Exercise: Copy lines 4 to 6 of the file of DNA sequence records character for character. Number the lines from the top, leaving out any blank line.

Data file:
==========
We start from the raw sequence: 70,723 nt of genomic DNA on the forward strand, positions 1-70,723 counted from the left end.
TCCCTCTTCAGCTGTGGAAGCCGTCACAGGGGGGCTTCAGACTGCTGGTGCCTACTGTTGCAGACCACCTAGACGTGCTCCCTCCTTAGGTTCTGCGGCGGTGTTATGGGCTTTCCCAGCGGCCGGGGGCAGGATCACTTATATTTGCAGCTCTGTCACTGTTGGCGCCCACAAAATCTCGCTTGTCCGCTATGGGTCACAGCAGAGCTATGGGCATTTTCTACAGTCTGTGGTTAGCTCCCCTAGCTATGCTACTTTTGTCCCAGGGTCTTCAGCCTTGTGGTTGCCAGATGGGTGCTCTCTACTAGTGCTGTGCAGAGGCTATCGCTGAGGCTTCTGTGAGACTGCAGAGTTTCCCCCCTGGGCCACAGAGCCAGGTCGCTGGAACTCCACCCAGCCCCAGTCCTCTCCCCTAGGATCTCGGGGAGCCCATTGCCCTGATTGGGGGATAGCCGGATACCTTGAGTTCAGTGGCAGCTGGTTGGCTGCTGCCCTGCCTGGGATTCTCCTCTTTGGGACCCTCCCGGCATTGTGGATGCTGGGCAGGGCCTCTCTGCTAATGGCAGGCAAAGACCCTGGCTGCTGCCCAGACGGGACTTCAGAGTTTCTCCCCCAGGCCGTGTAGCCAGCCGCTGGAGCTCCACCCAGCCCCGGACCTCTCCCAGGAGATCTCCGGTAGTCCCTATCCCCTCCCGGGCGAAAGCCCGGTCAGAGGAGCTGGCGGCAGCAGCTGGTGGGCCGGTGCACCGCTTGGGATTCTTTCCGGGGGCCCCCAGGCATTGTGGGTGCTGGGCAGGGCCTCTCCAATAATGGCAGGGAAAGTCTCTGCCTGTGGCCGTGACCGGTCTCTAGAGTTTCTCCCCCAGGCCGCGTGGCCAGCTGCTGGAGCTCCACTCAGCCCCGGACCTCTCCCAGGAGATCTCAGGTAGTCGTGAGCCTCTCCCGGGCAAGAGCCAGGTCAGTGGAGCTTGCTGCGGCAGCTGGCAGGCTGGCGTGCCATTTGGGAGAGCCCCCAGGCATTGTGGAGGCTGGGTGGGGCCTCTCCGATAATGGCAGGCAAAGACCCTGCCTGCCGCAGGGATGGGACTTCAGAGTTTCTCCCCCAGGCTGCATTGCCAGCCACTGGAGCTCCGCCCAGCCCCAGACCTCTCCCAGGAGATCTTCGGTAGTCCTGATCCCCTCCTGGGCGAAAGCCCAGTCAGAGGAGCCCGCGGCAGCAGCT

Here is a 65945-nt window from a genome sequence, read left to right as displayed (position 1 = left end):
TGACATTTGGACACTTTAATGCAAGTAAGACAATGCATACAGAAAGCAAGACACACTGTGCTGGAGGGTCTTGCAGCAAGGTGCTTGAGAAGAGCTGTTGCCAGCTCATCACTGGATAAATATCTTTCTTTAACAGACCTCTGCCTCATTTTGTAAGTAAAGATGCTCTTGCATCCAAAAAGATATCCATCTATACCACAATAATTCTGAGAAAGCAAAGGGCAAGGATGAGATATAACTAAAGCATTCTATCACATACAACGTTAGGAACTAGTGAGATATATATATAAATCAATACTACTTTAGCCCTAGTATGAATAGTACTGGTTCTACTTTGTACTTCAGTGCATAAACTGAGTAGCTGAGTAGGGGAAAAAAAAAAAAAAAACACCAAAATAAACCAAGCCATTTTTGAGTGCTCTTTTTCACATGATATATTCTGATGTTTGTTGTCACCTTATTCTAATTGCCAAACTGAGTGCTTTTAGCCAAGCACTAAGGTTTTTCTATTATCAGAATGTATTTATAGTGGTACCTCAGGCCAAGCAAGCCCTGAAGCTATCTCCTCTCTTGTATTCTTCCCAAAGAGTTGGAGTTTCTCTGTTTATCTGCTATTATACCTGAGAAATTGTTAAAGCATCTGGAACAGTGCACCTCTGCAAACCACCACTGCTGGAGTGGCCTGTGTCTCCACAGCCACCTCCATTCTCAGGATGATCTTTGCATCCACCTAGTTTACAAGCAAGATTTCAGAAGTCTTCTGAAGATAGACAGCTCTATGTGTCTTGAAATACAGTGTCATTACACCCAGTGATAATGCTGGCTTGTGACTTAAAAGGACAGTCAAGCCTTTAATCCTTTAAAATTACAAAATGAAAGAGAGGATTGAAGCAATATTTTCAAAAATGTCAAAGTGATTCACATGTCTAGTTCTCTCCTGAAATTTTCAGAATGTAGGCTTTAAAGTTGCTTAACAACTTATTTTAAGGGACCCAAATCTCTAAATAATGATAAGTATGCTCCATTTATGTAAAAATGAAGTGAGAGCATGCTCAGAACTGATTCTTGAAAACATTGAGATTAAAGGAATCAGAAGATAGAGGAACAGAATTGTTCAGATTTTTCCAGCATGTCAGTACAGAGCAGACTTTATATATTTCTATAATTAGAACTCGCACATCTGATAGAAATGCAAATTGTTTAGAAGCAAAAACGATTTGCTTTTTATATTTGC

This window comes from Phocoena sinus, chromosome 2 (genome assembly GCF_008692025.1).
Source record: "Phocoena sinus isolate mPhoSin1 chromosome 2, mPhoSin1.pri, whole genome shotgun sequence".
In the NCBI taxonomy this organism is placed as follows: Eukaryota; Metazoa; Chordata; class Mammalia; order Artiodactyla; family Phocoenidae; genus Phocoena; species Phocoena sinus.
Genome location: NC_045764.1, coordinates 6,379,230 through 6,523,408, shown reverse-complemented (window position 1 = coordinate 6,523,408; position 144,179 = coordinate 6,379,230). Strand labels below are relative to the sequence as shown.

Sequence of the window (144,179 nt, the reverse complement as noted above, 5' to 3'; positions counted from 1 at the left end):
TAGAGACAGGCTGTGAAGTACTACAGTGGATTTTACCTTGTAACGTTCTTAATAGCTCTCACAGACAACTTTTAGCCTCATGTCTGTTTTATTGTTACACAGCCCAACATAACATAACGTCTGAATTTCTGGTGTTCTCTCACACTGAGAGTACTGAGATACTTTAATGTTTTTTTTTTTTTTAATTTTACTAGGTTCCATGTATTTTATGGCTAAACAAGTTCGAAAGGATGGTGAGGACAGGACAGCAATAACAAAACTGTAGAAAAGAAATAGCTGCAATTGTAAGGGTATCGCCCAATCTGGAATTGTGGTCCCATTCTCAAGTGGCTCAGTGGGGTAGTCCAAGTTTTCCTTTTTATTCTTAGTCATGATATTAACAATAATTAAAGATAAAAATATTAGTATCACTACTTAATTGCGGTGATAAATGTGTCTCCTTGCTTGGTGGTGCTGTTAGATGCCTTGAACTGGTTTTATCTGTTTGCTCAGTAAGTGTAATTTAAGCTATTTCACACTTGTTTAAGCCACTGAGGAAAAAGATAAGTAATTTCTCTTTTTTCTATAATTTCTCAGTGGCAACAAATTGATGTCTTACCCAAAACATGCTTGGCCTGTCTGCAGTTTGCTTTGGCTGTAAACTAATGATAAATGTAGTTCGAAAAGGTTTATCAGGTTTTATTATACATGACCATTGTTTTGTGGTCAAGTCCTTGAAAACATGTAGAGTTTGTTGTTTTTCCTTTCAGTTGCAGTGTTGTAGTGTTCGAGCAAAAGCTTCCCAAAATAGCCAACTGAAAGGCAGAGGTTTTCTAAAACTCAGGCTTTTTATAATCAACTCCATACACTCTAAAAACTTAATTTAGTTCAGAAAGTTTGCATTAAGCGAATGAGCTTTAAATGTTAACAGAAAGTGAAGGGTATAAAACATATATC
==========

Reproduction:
TGACATTTGGACACTTTAATGCAAGTAAGACAATGCATACAGAAAGCAAGACACACTGTGCTGGAGGGTCTTGCAGCAAGGTGCTTGAGAAGAGCTGTTGCCAGCTCATCACTGGATAAATATCTTTCTTTAACAGACCTCTGCCTCATTTTGTAAGTAAAGATGCTCTTGCATCCAAAAAGATATCCATCTATACCACAATAATTCTGAGAAAGCAAAGGGCAAGGATGAGATATAACTAAAGCATTCTATCACATACAACGTTAGGAACTAGTGAGATATATATATAAATCAATACTACTTTAGCCCTAGTATGAATAGTACTGGTTCTACTTTGTACTTCAGTGCATAAACTGAGTAGCTGAGTAGGGGAAAAAAAAAAAAAAAACACCAAAATAAACCAAGCCATTTTTGAGTGCTCTTTTTCACATGATATATTCTGATGTTTGTTGTCACCTTATTCTAATTGCCAAACTGAGTGCTTTTAGCCAAGCACTAAGGTTTTTCTATTATCAGAATGTATTTATAGTGGTACCTCAGGCCAAGCAAGCCCTGAAGCTATCTCCTCTCTTGTATTCTTCCCAAAGAGTTGGAGTTTCTCTGTTTATCTGCTATTATACCTGAGAAATTGTTAAAGCATCTGGAACAGTGCACCTCTGCAAACCACCACTGCTGGAGTGGCCTGTGTCTCCACAGCCACCTCCATTCTCAGGATGATCTTTGCATCCACCTAGTTTACAAGCAAGATTTCAGAAGTCTTCTGAAGATAGACAGCTCTATGTGTCTTGAAATACAGTGTCATTACACCCAGTGATAATGCTGGCTTGTGACTTAAAAGGACAGTCAAGCCTTTAATCCTTTAAAATTACAAAATGAAAGAGAGGATTGAAGCAATATTTTCAAAAATGTCAAAGTGATTCACATGTCTAGTTCTCTCCTGAAATTTTCAGAATGTAGGCTTTAAAGTTGCTTAACAACTTATTTTAAGGGACCCAAATCTCTAAATAATGATAAGTATGCTCCATTTATGTAAAAATGAAGTGAGAGCATGCTCAGAACTGATTCTTGAAAACATTGAGATTAAAGGAATCAGAAGATAGAGGAACAGAATTGTTCAGATTTTTCCAGCATGTCAGTACAGAGCAGACTTTATATATTTCTATAATTAGAACTCGCACATCTGATAGAAATGCAAATTGTTTAGAAGCAAAAACGATTTGCTTTTTATATTTGC

This window comes from Phocoena sinus, chromosome 2 (genome assembly GCF_008692025.1).
Source record: "Phocoena sinus isolate mPhoSin1 chromosome 2, mPhoSin1.pri, whole genome shotgun sequence".